Solaris Installation              Revision 1.2 – 4th Nov 2014\documentation\installation






Supported programs





Welcome to UPDD Solaris platform specific installation instructions and related notes for UPDD version 5. This version is based on the latest code base of the UPDD driver and supports mouse emulation which was not supported in the previous 4.1.10 implementation.  For existing users using UPDD 4.1.10 see the previous Solaris installation instructions.


This implementation supports the Solaris operating system on x86 hardware. Initial tests have been conducted with version 10 update 9.


These notes should be followed to install the UPDD pointer device driver on Solaris 10 platforms:


Driver build history





Nov 2014

Initial release for Solaris 10, Update 9



The software is delivered within a compressed file called upddsolx86_[ver].tgz (e.g upddsolx86_05.01.1159.tgz) and is normally downloaded from a HTTP download link as sent in an email.


System Requirements



X86 – 32bit

Not tested but should be compatible as the driver and utilities are 32bit.

X64 – 64 bit

This software is tested on 64bit systems.

Access to TCP IP port 4141

The driver requires access to TCP IP port 4141 for internal computer processing only.





  1. Install script
    In order to provide maximum flexibility to the system administrator the installation process is managed by a simple perl script. This script can be edited to set file locations, ownerships and so on to satisfy the requirements of the target system.

  2. USB interface
    USB support is based around usblib-0.1 as supplied with Solaris. If missing it should be installed from the Solaris installation disk. There are a number of issues with this library, in particular it does not always recognise that devices have been disconnected; hence the PnP features of UPDD might not always work as expected. In particular an unplugged device might not be recognised as such. No guarantee can be given that this software will work with all hardware targets and devices as the compatibility of these with Solaris and usblib is outside of Touch-Base’s control; however it is expected that most USB controllers supported by UPDD should work. However, this driver expects the touch data to be delivered on USB interface 0, endpoint 1 (C:I:E = 1:0:81). A change to the driver will be necessary to support a different controller configuration.

    If the USB device presents itself to the Solaris system as a USB Mouse the Solaris mouse driver will take control. In this case, and to make available the device to the UPDD driver use the following command:

    add_drv -m '* 0666 root sys' -i '"usb4e7,20.204"' ugen

    where ‘4e7,20’ define the device’s vendor and product id which can be seen via the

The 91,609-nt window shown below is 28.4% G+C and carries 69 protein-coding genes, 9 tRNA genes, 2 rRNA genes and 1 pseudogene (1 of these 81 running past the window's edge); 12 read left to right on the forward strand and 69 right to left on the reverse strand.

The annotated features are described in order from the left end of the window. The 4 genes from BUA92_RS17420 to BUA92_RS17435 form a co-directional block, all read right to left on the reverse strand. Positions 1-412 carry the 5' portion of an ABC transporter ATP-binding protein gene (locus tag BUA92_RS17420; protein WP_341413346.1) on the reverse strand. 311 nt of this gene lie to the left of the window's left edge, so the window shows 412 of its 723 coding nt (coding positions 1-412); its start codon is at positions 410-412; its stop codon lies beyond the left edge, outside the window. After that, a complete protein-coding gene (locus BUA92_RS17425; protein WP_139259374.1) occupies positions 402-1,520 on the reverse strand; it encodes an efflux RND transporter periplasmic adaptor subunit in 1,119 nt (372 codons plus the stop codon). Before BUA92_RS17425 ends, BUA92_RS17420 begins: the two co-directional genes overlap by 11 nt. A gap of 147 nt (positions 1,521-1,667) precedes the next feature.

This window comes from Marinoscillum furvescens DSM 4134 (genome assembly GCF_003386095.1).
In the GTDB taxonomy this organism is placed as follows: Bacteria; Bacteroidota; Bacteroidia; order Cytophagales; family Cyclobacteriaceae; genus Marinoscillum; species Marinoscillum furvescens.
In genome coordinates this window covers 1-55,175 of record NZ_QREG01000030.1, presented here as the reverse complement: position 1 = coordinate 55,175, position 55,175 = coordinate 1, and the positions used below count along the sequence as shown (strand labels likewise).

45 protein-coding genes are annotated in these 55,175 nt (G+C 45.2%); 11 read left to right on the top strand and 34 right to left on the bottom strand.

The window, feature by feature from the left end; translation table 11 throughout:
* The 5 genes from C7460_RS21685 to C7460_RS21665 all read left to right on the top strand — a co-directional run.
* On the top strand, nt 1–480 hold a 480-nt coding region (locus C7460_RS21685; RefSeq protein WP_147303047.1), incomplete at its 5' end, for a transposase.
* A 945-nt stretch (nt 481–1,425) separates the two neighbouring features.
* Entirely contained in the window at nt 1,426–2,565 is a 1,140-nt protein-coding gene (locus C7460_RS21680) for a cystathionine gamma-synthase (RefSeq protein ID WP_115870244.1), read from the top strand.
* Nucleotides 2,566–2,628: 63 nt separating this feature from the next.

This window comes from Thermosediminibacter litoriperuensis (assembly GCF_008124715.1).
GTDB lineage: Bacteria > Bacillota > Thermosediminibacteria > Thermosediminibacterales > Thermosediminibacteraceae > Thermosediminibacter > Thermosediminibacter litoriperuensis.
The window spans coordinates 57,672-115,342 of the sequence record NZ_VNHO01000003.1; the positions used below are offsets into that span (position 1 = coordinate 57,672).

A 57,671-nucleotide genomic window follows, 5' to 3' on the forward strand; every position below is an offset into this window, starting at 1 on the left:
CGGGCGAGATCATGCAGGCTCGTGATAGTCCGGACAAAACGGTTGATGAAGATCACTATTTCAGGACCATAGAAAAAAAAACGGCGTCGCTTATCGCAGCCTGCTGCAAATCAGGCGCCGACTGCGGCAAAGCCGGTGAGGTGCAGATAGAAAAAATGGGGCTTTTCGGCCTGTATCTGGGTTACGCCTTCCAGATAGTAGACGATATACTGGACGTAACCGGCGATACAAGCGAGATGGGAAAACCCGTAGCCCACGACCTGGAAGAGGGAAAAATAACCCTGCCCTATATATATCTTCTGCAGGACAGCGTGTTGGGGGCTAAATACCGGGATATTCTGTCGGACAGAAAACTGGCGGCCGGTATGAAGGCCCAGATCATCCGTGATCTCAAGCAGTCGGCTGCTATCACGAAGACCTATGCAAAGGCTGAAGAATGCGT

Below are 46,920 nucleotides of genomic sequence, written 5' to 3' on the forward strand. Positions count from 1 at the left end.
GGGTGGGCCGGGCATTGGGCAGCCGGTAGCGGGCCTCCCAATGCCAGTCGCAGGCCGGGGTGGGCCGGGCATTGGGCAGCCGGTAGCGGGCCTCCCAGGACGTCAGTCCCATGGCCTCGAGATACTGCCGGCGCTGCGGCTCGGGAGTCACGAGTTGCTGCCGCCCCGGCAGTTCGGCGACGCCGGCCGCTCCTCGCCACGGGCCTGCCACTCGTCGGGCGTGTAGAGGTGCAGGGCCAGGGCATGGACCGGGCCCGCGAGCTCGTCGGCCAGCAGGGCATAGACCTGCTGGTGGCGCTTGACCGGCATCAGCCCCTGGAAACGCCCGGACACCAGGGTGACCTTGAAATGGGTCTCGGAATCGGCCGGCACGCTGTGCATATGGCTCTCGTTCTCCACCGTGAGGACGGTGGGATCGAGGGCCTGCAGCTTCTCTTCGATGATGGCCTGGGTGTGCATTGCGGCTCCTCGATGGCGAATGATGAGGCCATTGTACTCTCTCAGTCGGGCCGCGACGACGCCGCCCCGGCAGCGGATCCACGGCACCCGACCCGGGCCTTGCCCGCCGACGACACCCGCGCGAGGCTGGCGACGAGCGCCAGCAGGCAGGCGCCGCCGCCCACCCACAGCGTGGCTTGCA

dmesg | grep usbif command.

    The prtconf –v indicates the actual values needed to pass on this command as shown for a different controller eef,c000

    name='compatible' type=string items=9
    value='usbeef,c000.8400' + 'usbeef,c000' + 'usbifeef,class3.1.2' + 'usbifeef,class3.1' + 'usbifeef,class3' + 'usbif,class3.1.2' + 'usbif,class3.1' + 'usbif,class3' + 'usb,device'

    It has also been reported that the single add_drv command is not always sufficient and it may be necessary to also use the commands
    rem_drv ugen
    update_drv {parameters}


  1. Serial interface
    To support a serial device, following installation of the driver you need to add a device in the driver settings and then set the name of the serial device as per this example:

    tbutils adddevice
    tbutils setting sz port /dev/ttya

  2. Solaris service - xhost
    The install script provides an example installation strategy based around a Solaris service.
    This strategy uses the “xhost +” command to allow the service to interact with a desktop.
    In some cases this might be considered unsecure, if so a system administrator should adapt this script to use a strategy appropriate to the installation.
    The important considerations are:
    • The process tbupddwu must be launched to provide the touch service
    • This process requires root privileges to access the usb interface.
    • If the system pointer (mouse) interface is required then the process must have access to open the display (localhost:0:0)

  3. System libraries
    System libraries required by the driver and its utilities, such as libusb, libaudio, which are not installed by the driver should be installed using the Solaris installation package.


To install the software you need to unpack the supplied package to a working directory and run the UPDD installation script as root.


This is an example of how this might be undertaken.  You need to open up a terminal window and type in the following commands:



Terminal command



Xhost +

see important ‘Solaris service - xhost’  installation note above


cd ~

Change directory to root


mkdir updd